Learner Autonomy in Language Learning: A Myth?

Unicorn & me (4)
Does language learning have to be teacher-led in order to work?

Is the very concept of learner autonomy simply a very fancy way of describing will-power, and thus, limited to those who have already have this - i.e it's not something achievable by the mere masses of students which go through our hands but instead belongs to an elite body of super-motivated learners? 

Hmm...

Is it theoretical possibility... but not realistic probability?  Hmm....

Can a teacher ever "teach" it? 
Can a learner ever "learn" it?


What do you think?
Best,
Karenne





7 Responses to “Learner Autonomy in Language Learning: A Myth?”

  • Steve Kaufmann says:
    August 09, 2011

    The question should be whether the actions or personality of the teacher can influence the motivation of the learner. Can a teacher create motivated learners? I think the answer is yes.

  • KALINAGO ENGLISH says:
    August 09, 2011

    Agree! so the next question would be, how?

  • lin says:
    August 09, 2011

    Teachers can't teach students who aren't motivated to learn. Students can't learn from teachers who aren't motivated to teach. It's a two way street. You can look at it as a chicken/egg problem.

  • aelfwyne says:
    August 09, 2011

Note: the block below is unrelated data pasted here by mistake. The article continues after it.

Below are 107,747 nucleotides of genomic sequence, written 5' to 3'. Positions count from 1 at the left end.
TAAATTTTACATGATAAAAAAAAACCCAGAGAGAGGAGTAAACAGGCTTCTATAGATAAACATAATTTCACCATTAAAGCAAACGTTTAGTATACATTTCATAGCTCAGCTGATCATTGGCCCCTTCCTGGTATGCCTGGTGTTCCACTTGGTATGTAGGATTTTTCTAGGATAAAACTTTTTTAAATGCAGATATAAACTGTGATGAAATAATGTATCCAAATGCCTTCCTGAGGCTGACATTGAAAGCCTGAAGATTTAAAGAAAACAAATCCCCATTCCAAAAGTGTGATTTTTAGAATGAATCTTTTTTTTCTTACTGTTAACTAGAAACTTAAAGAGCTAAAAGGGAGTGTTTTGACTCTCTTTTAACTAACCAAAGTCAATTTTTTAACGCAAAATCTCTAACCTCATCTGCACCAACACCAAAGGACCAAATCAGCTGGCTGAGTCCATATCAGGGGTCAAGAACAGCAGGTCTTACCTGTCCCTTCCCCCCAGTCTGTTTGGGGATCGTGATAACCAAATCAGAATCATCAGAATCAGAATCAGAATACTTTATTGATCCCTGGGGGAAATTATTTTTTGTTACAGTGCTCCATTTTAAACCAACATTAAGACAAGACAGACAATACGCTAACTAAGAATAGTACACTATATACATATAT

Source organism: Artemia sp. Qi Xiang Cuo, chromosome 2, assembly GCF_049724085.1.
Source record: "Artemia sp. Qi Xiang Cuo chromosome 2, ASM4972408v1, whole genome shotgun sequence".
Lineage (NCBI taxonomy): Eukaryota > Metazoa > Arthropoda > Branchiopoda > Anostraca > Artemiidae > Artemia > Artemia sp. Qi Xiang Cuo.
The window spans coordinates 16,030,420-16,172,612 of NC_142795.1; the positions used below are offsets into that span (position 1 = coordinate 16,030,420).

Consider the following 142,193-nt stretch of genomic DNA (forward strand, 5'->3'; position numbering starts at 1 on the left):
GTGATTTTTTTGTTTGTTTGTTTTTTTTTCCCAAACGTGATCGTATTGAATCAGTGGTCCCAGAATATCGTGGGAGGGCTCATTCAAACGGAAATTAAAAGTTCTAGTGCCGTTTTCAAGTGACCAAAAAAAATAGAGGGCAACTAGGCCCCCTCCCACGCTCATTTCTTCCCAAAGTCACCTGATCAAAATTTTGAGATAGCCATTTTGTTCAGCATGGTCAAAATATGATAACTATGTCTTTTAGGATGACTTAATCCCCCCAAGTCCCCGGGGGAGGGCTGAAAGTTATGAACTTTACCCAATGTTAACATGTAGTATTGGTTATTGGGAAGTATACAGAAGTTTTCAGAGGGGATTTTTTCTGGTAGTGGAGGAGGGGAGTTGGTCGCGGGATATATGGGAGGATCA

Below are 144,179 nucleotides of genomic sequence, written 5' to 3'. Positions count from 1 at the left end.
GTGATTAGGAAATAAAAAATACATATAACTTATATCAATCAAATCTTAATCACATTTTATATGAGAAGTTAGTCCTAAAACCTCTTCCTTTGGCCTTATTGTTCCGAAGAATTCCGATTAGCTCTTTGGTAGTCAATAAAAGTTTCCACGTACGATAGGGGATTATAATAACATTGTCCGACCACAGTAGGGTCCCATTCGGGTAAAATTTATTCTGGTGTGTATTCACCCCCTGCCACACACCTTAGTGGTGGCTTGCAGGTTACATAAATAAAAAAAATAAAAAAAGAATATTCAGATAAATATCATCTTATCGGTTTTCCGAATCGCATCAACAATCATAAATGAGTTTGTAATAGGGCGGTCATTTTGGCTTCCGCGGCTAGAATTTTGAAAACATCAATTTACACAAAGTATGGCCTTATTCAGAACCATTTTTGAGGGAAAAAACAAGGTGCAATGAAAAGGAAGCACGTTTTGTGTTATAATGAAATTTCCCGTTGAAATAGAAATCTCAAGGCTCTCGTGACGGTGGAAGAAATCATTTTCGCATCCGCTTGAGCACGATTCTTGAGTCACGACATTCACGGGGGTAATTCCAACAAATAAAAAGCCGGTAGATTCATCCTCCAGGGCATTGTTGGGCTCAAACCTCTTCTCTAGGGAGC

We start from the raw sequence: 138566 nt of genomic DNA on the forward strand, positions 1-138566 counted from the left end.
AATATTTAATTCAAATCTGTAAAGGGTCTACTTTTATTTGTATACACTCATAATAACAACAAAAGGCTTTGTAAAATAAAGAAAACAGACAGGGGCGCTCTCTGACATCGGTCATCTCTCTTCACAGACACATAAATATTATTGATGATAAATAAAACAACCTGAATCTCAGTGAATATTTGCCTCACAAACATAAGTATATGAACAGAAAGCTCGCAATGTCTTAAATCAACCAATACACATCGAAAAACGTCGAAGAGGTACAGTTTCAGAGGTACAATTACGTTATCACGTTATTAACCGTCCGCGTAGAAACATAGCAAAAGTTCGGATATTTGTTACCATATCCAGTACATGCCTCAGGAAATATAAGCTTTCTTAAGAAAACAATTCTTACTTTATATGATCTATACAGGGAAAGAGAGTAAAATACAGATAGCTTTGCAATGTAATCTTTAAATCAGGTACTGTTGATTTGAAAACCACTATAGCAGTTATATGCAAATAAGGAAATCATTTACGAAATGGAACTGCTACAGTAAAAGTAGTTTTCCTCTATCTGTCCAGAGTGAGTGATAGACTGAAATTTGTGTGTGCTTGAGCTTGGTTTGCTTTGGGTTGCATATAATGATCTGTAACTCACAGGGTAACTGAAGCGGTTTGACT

To many students who are motivated but not extraordinarily disciplined, the teacher fills the role of a coach. Sure, the student can learn on his own, but having the feedback and rapport from the teacher keeps the student focused on the finish line. If teachers were not providing a useful service, students stop paying them. The myth of the class full of students who learn nothing is just a myth.

  • KALINAGO ENGLISH says:
    August 10, 2011

    Great points, both! I reckon motivation is indeed, contagious, Lin. I agree aelfwyne, in the super motivated students who don't do homework, for example - i.e. motivated within the classroom frame but less so outside it.

  • English listening online says:
    August 11, 2011

    I have to admit, that, despite my best efforts, I'll get students who are not motivated. I've got one at the moment who is just sent there by her company and openly admits to not wanting to do anything outside the classroom. It's a difficult problem to solve.

    Paul

  • Chris says:
    August 12, 2011

    Well, I don’t think language learning has to be teacher led. It might help but it’s not a necessity. It’s easier than ever to get your own resources and to meet people whose language you are learning.

    Also I think the question of will-power can be addressed, especially these days as the resources and technology are now available for us to do, listen or read something in our target language at any time and wherever we are. If you’ve got motivation to learn a language, use it to build an awesome ‘language environment’. Once the environment is in place (e.g. MP3 player – only have Spanish on it, if you’re learning Spanish etc) and you’ve got the language within in reach wherever you go, it becomes less a matter of willpower and more a matter of choosing what to do next in that language.

    I also agree that a teacher can motivate. They can even motivate non-motivated students. Though the teacher’s ability to do this, is often limited by the curriculum they working under.

 

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